Before we offer some general oyster roast etiquette, let’s dispel the myth around what months are best for oysters. You may hear people around the Lowcountry mention prime oyster season is only during months that end in “R”. Actually, Charleston’s oyster season includes all months that have an “R” in it, running from September to April. Over these months, the water temperature drops and the oyster beds are ripe for picking.
If you’ve never been to an oyster roast, or felt a bit awkward during your first experience, we’ve compiled a list of things that are good to know before you start shucking.
1. Come prepared. It’s a good idea to bring your own oyster knife. Knives will be provided, but they are sparse and you’ll look like an old pro if you bring your own. Charleston Cooks on East Bay Street has a nice selection. The Messermeister Oyster Knife is our favorite. It’s good to use a cloth or glove when handling the sharp shells, so bring your own glove. We’ve been told it’s a “Southern thing,” but it’s never a bad idea to bring your own beer koozie, too.
2. Know how to open an oyster. When oysters are steamed they start to open up a little. Many people think it’s best to open the oyster at this seam. On the other side of the oyster is a hinge. If you open the oysters from this angle, it’s cleaner and takes less time.
3. What to drink. Beer is the drink of choice at most casual Southern affairs. If you’re looking for a local brew, check out Coast Brewing Company. When it’s cold, Bourbon is always a good choice. Bloody Marys are great because they play on the cocktail sauce and lemon. Some of our favorite mixes are Charleston Bloody Mary Mix and Fat and Juicy Mix. If the night lasts long enough, you could end up making Oyster Shooters—a combination of vodka, cocktail sauce and a raw oyster. Although champagne is often paired with oysters, you can bet a longneck Bud you won’t see one.
4. Talk like you’ve done this before. Throw “‘bo” around whenever you get a chance. Bo’ is local vernacular and short for “boy”, i.e., “Hey ‘bo, you gotta check out these oysters. We got them from up around Bull’s Bay”.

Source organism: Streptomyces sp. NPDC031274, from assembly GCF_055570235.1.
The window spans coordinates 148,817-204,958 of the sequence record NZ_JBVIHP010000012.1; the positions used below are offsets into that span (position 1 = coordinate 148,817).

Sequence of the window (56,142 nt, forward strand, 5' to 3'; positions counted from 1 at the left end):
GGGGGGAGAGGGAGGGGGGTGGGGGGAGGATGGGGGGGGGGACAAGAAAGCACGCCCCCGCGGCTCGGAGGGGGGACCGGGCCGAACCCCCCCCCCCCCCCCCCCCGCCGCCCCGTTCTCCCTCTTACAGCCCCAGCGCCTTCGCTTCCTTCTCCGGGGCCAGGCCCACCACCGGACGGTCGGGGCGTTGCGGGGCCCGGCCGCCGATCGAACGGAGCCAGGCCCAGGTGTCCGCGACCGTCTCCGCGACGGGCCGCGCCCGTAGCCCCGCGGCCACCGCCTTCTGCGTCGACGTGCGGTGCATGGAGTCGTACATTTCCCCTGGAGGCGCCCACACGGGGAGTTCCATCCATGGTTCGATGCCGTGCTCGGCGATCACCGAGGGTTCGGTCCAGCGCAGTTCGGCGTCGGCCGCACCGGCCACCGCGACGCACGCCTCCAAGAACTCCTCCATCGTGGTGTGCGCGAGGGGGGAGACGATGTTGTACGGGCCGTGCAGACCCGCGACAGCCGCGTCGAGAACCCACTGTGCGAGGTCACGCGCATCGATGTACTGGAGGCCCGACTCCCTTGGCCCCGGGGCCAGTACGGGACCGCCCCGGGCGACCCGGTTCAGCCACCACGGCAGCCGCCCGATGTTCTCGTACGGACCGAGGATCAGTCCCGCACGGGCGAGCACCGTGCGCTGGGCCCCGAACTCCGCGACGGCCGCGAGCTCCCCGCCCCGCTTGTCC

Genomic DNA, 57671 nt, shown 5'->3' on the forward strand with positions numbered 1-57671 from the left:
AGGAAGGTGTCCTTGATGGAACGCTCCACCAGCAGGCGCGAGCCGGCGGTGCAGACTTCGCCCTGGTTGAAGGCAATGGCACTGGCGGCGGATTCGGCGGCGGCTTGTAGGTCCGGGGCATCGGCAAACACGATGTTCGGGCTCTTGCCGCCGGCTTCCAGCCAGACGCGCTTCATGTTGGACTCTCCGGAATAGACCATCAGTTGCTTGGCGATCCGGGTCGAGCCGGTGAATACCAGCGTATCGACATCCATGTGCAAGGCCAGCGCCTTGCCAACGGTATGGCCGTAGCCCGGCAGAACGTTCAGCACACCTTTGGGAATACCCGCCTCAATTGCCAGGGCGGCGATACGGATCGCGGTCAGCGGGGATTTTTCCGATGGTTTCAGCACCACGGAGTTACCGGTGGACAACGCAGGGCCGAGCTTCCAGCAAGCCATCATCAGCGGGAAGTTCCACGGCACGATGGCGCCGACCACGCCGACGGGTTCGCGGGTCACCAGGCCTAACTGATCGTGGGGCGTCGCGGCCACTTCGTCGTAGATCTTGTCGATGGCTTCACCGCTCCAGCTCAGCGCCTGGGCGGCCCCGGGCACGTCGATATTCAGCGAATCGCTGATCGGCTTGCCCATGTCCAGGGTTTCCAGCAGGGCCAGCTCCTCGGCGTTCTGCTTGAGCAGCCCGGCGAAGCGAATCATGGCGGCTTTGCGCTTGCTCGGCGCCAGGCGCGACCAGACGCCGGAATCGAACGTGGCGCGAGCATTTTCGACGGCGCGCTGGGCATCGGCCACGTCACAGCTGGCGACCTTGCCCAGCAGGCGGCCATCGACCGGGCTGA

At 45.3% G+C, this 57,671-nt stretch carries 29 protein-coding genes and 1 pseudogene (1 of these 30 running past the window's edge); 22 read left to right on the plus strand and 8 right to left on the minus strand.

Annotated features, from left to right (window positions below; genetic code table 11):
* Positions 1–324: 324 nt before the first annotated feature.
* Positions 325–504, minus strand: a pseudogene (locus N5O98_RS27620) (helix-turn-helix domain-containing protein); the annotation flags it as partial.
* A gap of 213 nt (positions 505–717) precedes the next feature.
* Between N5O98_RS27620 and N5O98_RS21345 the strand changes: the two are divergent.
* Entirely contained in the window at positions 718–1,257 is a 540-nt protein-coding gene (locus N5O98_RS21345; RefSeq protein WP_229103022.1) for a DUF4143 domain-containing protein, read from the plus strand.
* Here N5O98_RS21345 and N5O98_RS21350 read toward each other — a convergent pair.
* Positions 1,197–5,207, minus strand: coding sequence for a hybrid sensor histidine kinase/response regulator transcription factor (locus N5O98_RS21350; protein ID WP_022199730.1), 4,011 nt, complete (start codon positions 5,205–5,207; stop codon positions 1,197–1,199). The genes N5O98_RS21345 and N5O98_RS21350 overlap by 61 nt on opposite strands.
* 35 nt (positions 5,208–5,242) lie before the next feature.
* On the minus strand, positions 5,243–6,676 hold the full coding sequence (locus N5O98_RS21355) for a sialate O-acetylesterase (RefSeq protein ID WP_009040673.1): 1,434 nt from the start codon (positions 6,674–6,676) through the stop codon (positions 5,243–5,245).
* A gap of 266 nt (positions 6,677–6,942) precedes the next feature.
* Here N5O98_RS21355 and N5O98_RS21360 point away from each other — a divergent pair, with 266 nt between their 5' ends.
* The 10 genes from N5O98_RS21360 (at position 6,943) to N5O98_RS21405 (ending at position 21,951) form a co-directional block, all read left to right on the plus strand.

These days most oysters are steamed in an aluminum pot attached to a propane tank. Purists still use a fire pit with a sheet of steel on top. The oysters are placed on the sheet, covered with a wet burlap feed sack and steamed to perfection. Ask your host if they’ve ever roasted their oysters the old-fashioned way. Might win you a few points.
5. The gift of giving. You’ll need to thank your host; it’s the polite thing to do. If you’re looking for a hostess gift, try the Shops at Belmond Charleston Place. If your host loves southern cooking, stop by Tommy Bahama and pick up the Flavors of the Southern Coast cookbook, or grab a Charleston-themed Pineapple Bottle Opener, the perfect gift of friendship and hospitality.
6. What to wear. Despite being Southern traditions, oyster roasts aren’t fancy affairs. Jeans and khakis are always welcome. Footwear is key as you will be outdoors and possibly near a bonfire. Ladies, skip the heels and pick boots for comfort. If you really want to dress the part, King Street is lined with stores that can outfit your evening. Dumas is the perfect store for a gentleman’s preppy Southern attire.
Did we miss anything? If you have others tips to help readers fit in better at their next oyster roast please share.
If you missed the “World’s Largest Oyster Roast” at Boone Hall Planation, during the annual Lowcountry Oyster Festival, don’t fret. There are plenty of local roasts to attend. Many restaurants feature oysters, and a local favorite is “Oysters on the Point.” This once a month winter series features local, steamed oysters, live music and plenty of beverage choices.